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The Ephemeral Dance: Triumph and Tribulation on an Irish River

Green fields rolled past the car window with a blur of broken cloud and bursts of sunlight. Inside, this fish crazed angler gripped the steering wheel, knuckles white. Mayfly season was kicking off. The holy grail of Irish trout fishing. 

My heart thumped in anticipation, a counterpoint to the rhythmic hum of the tires. It had been a long, wet winter and spring, and a river that last year yielded a fish over 6lbs for me, had become an obsession. 

Many nights were spent tying beautiful mayfly imitations – spent gnats, duns and emergers.

 

Reaching the river, the air buzzed with anticipation. The water was very low and clear, a mirror reflecting the cotton-ball clouds. The airflow was easterly, not ideal. No mayflies yet. 

I walked the fields scanning for fly and the rings of the rise, my boots sinking into the marsh with a satisfying squelch. Every step was a silent prayer that conditions, fly and fish would all converge to provide an opportunity to cast at the large fish I’d dreamt of all winter. Time stretched, I stood hiding behind a tree and measured it by the lengthening of my shadow as the sun slowly went down and off the water. 

Watching the evening develop it cleared my mind of everything apart from the prospect of a large rising trout. Phone calls to my two friends on other stretches were frequent to discuss how the evening was developing and trying to reassure myself that the dead low water and easterly breeze wouldn’t matter. 

Then, a flicker. A single black and white Mayfly, began to dance and wait for a mate, Slowly, the air came alive with dancing Mayflies gliding on the breeze as far as the eye could see. I resisted putting on a jacket. The river’s surface dimpled with rising roach who struggled to take the large flies from the surface. 

One rise form was different though. A leviathan, broke the surface with a greedy slurp. It was clumsy, like he didn’t really know what he was doing and his body a mottled bronze against the sun-dappled water sent rings lapping up against the banks.

I was suddenly in stealth mode, staying well back from the river, I snuck into position and kneeled down behind tall grass. 

I waited, the fish began cruising and took three natural flies quickly in succession under a tree. I moved above the tree and chose what appeared to be the best opportunity. 

A satisfactory cast landed softly and the para-glider mayfly above and to the right of the swirl. Sometimes you know when you have done everything right and a response from the fish is a given. 

The take was instantaneous,  the heavy weight of the trout pulled the rod into a perfect arc. The big trout sat under the rod tip and held deep. 

My first thoughts where about what to do when the trout ran downstream as the tree below us would prevent me following.

After about 2 minutes the line went limp and sickenly the fly returned to the surface.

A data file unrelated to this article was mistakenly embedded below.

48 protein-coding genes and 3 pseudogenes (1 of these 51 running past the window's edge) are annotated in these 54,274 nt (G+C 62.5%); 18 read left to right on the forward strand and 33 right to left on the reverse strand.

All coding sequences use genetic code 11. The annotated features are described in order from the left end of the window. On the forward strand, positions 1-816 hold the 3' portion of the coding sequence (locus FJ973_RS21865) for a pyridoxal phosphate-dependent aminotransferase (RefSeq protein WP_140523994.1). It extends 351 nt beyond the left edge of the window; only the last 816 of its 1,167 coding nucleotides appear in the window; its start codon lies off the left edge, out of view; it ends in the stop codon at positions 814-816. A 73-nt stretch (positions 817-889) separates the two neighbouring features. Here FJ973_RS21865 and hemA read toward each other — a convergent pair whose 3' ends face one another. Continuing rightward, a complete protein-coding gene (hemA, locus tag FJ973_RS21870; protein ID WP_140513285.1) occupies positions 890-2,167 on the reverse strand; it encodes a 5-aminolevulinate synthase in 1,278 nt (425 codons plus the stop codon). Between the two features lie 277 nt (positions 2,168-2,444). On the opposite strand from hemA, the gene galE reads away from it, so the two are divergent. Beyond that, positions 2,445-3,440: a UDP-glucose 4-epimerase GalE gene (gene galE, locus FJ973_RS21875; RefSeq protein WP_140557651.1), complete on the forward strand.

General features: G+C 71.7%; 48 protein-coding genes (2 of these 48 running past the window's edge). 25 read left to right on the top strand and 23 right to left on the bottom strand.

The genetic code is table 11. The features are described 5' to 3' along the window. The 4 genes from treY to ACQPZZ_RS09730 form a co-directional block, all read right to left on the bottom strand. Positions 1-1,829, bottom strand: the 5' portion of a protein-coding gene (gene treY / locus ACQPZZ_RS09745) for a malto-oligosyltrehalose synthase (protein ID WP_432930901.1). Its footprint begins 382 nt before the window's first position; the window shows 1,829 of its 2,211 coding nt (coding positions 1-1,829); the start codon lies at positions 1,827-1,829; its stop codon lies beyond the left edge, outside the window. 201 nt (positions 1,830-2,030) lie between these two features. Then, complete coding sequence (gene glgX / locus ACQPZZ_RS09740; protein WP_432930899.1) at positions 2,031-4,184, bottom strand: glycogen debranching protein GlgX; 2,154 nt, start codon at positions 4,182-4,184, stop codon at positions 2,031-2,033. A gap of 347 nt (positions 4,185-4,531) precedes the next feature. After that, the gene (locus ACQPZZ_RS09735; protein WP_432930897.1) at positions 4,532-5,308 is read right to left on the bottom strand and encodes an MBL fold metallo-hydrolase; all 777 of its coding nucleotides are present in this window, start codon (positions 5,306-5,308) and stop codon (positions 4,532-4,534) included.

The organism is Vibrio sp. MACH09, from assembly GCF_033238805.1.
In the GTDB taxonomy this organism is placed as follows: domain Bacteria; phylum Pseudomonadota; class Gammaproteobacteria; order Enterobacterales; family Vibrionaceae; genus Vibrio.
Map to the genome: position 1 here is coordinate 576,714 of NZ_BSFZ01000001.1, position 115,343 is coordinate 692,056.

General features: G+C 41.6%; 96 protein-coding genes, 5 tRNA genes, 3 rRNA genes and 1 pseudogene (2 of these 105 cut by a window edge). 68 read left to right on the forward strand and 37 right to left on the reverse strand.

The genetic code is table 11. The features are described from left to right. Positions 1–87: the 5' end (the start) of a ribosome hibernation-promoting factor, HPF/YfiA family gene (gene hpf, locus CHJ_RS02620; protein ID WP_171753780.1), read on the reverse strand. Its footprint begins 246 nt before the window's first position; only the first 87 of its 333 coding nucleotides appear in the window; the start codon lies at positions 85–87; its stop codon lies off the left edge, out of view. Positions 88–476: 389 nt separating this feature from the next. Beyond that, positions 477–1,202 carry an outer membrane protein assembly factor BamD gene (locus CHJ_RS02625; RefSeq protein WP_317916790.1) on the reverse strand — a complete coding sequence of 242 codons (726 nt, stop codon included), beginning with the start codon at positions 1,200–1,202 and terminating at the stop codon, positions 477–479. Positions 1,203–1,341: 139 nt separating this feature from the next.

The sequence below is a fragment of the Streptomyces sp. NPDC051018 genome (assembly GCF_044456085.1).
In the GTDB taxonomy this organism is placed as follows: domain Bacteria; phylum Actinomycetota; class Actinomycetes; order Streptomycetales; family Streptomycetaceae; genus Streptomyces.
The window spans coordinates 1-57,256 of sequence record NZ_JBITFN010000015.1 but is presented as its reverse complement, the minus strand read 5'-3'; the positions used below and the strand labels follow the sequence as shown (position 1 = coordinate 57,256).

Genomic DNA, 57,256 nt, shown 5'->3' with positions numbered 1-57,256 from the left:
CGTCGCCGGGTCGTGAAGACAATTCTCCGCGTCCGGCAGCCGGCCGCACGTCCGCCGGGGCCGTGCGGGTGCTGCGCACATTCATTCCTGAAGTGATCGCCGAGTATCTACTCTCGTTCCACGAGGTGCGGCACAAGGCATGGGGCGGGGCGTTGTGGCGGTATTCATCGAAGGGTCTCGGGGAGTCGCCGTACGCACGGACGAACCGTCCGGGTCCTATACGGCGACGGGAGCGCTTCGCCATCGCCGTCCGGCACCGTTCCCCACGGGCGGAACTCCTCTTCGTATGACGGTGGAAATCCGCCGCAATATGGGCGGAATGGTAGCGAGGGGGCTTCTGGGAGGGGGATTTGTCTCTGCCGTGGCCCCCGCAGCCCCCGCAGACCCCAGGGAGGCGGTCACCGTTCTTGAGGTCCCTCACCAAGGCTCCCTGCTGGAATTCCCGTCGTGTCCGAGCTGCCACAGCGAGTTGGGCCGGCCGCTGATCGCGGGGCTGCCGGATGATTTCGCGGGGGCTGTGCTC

The big fish was gone, leaving heartache and frustration in its wake.

Evening after evening I made the long drive returning to see if the fish would rise again. The river offered glimpses of brilliance – two evenings later a large fish began to rise vigorously while cruising a beat on a deep pool, the fish took the well presented fly and when I lifted I felt nothing. 

I was on a familiar rollercoaster, going from tremendous excitement to despair in an instant. 

The following night I sat above the tree at the spot where the previous short battle had occurred and the fish appeared. The fish began to feed heavily and I readied myself to get it right this time.

As I began to lengthen out the line a loud whooping sound approached quickly as six swans landed right on the little pool where the fish was rising. The swans began fighting and whipped the water to a foam! The large trout didn’t appear again and one of the swans swam alongside me on the long walk back to the car, as if to escort me out. 

There were many long, tough days where the river remained silent, the sky devoid of dancing mayflies. Days blurred into one another. Some of the mayfly hatches were spectacular, the frustration equally so. More missed targets, flies snagged in the thick weedy banks, and heart-stopping near misses. 

Each empty-handed return was a blow, the long drives home filled with the silence of defeat.

One evening, as twilight painted the river in hues of burnt orange, the hatch came alive. The wind was north easterly but there was still some hope in the air. A maelstrom of mayflies turned the river surface into a shimmering, undulating haze. And then a large beak broke the surface taking a number of flies in quick succession. 

A well placed cast resulted in solid resistance. The rod bent double, the reel singing. The battle raged and I got stuck knee deep in mud chasing the fish downstream. Finally, a magnificent brown trout of five and a half pounds, lay gasping in the net. Relief and exhilaration washed over me, a sweet reward for persistence or what most people would see as madness.

All of the waiting, watching and walking had for a moment faded into insignificance. I had witnessed nature at it’s most beautiful and on this evening, the magic of the mayfly hatch had smiled upon me. 

The river, ever the fickle mistress, offered one last gift. Another brown trout, this one a stunning hen trout, took my fly with a delicate grace. As I released it back into the water, a sense of calm came over me. The long drives, the missed opportunities, they were all part of the tapestry, the price of witnessing nature’s breathtaking spectacle. 

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